To explore the political visions and behavior of African Americans, Professor of Government Michael Dawson looks to history and asks questions about the present. He goes to church and the voting booth, workplaces and the unemployment line.
“Looking at black civil society, it’s very difficult analytically to separate cleanly political from social, economic from religious,” says Dawson, who came to Harvard in July from the University of Chicago, where he chaired the political science department. “When we look at black civil society we have to take a fairly broad analytical brush.”
Dawson has applied his brush to the study of race and politics in the United States. His 1994 award-winning book “Behind the Mule: Race, Class and African American Politics” (Princeton University Press) probed African-American political beliefs and voting behavior. He was principal investigator of the 1993-94 National Black Politics Study, which surveyed 1,200 randomly chosen African Americans to explore – for the first time – the relationship between the political ideologies and political beliefs of African Americans.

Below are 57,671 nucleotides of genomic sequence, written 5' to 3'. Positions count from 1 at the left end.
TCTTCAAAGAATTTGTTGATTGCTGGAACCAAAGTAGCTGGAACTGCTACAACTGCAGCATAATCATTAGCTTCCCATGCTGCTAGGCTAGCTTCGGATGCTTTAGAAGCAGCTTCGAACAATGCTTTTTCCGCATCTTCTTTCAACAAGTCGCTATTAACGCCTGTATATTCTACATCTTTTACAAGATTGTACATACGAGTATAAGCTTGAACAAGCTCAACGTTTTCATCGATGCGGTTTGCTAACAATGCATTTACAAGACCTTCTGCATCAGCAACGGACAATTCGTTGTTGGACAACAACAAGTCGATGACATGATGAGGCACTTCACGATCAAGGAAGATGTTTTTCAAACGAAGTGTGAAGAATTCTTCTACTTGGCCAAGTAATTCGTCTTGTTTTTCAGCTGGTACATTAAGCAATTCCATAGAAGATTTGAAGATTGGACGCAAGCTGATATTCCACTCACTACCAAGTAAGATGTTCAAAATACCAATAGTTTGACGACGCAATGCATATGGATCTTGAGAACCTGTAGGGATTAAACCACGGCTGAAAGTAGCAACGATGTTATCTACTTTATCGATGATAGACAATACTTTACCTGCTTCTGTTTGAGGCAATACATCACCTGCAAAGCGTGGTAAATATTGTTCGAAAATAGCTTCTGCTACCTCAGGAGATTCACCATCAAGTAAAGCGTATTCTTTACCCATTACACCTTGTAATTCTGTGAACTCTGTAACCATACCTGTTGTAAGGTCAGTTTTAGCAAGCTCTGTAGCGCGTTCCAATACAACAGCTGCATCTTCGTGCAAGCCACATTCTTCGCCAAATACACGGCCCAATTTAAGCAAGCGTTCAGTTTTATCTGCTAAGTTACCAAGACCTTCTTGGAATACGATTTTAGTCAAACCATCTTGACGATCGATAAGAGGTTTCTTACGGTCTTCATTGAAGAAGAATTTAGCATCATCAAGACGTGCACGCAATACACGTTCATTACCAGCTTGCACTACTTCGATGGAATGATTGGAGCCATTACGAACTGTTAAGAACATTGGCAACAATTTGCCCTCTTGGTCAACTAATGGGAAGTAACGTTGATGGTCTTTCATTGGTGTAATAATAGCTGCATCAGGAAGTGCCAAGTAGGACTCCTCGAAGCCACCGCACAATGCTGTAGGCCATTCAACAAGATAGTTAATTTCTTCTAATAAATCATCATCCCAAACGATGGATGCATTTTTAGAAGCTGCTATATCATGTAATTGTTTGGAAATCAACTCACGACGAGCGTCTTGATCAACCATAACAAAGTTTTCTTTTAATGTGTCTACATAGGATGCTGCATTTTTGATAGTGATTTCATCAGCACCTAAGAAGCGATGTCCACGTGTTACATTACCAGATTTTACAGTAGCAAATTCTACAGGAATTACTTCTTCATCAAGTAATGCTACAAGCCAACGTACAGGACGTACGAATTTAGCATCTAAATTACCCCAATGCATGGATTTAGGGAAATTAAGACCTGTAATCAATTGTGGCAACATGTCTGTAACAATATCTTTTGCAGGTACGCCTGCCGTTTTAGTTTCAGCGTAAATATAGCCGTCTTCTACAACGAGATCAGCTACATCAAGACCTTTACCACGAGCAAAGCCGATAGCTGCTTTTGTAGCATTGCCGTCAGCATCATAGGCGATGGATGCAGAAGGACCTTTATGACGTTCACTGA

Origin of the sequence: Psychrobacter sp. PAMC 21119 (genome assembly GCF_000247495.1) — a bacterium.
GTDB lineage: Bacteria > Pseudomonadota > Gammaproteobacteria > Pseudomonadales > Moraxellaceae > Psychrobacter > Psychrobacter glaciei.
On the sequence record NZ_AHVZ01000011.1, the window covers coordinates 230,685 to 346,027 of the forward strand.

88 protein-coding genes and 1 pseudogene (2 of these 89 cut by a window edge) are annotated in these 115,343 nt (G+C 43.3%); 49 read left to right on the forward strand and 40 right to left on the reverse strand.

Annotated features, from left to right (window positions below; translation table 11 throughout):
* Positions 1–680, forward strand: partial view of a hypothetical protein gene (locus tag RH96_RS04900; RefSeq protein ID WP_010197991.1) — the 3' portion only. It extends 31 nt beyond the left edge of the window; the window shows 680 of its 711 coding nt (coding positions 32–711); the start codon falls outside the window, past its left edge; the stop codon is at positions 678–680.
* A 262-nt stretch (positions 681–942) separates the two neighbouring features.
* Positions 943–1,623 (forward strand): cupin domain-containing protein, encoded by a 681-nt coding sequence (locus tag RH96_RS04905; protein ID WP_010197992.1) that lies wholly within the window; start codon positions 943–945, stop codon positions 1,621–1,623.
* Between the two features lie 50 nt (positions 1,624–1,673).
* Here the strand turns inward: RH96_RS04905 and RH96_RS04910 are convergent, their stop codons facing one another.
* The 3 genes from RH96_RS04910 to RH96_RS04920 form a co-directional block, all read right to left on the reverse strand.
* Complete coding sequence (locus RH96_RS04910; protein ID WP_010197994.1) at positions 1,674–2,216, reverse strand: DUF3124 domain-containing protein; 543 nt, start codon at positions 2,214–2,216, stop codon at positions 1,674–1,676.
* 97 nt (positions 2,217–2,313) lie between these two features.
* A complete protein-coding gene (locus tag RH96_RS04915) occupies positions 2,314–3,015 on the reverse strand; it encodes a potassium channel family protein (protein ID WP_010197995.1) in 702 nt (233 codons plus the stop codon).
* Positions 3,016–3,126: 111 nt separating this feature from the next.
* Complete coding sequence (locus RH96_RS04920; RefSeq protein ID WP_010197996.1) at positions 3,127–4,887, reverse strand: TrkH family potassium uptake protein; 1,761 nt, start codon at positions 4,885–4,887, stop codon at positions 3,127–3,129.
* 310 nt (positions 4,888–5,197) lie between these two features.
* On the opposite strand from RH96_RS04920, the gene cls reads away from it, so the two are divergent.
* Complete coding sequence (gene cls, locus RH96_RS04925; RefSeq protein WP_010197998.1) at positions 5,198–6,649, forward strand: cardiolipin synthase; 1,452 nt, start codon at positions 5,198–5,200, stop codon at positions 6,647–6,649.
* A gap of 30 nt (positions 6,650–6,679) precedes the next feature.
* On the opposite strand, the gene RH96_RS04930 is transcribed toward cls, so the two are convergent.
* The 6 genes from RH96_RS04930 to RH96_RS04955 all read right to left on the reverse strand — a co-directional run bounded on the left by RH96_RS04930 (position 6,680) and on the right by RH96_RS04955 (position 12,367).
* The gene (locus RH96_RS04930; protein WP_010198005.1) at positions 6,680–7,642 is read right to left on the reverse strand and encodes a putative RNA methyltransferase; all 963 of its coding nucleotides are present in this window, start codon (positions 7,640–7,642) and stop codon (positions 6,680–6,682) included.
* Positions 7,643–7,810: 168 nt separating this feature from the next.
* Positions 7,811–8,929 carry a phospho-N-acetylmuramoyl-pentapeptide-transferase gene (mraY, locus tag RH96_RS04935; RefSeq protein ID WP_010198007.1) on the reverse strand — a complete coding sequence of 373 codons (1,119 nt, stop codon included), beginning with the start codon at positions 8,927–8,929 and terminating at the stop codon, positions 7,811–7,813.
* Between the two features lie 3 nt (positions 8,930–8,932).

Black visions, throughout time
Dawson’s most recent book, “Black Visions: The Roots of Contemporary African American Mass Political Ideologies” (University of Chicago Press, 2001), brings a historical perspective to black political ideologies.
“The work tries to assess, using public opinion materials as well as other types of archival materials, to what degree do some of the historically important political ideologies within the black community still have influence on contemporary black public opinion,” he says.